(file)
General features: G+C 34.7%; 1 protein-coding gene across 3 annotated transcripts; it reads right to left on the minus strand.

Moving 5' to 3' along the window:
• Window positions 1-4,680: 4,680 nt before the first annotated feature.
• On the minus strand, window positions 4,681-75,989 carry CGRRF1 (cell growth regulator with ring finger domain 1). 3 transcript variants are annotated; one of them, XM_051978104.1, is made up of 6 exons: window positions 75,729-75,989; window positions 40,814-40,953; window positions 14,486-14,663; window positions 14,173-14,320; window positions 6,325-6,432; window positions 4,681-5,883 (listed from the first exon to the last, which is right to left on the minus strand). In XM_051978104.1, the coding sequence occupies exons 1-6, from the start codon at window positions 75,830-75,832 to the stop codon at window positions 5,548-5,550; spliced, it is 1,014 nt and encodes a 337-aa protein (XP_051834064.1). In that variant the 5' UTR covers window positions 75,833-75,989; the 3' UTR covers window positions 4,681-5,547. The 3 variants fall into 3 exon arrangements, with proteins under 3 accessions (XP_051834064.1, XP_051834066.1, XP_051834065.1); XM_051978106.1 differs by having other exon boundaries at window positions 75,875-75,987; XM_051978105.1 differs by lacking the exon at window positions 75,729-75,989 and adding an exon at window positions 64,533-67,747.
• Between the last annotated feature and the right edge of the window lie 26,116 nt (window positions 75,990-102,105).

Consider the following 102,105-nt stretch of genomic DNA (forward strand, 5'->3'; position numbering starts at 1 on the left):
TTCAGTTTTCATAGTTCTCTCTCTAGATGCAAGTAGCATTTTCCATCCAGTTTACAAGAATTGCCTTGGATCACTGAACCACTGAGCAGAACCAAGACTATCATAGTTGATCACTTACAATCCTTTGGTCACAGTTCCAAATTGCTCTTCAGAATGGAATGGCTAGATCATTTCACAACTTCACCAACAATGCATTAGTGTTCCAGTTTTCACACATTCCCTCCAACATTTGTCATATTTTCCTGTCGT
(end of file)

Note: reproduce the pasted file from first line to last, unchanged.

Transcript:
General features: G+C 34.7%; 1 protein-coding gene across 3 annotated transcripts; it reads right to left on the minus strand.

Moving 5' to 3' along the window:
• Window positions 1-4,680: 4,680 nt before the first annotated feature.
• On the minus strand, window positions 4,681-75,989 carry CGRRF1 (cell growth regulator with ring finger domain 1). 3 transcript variants are annotated; one of them, XM_051978104.1, is made up of 6 exons: window positions 75,729-75,989; window positions 40,814-40,953; window positions 14,486-14,663; window positions 14,173-14,320; window positions 6,325-6,432; window positions 4,681-5,883 (listed from the first exon to the last, which is right to left on the minus strand). In XM_051978104.1, the coding sequence occupies exons 1-6, from the start codon at window positions 75,830-75,832 to the stop codon at window positions 5,548-5,550; spliced, it is 1,014 nt and encodes a 337-aa protein (XP_051834064.1). In that variant the 5' UTR covers window positions 75,833-75,989; the 3' UTR covers window positions 4,681-5,547. The 3 variants fall into 3 exon arrangements, with proteins under 3 accessions (XP_051834064.1, XP_051834066.1, XP_051834065.1); XM_051978106.1 differs by having other exon boundaries at window positions 75,875-75,987; XM_051978105.1 differs by lacking the exon at window positions 75,729-75,989 and adding an exon at window positions 64,533-67,747.
• Between the last annotated feature and the right edge of the window lie 26,116 nt (window positions 75,990-102,105).

Consider the following 102,105-nt stretch of genomic DNA (forward strand, 5'->3'; position numbering starts at 1 on the left):
TTCAGTTTTCATAGTTCTCTCTCTAGATGCAAGTAGCATTTTCCATCCAGTTTACAAGAATTGCCTTGGATCACTGAACCACTGAGCAGAACCAAGACTATCATAGTTGATCACTTACAATCCTTTGGTCACAGTTCCAAATTGCTCTTCAGAATGGAATGGCTAGATCATTTCACAACTTCACCAACAATGCATTAGTGTTCCAGTTTTCACACATTCCCTCCAACATTTGTCATATTTTCCTGTCGT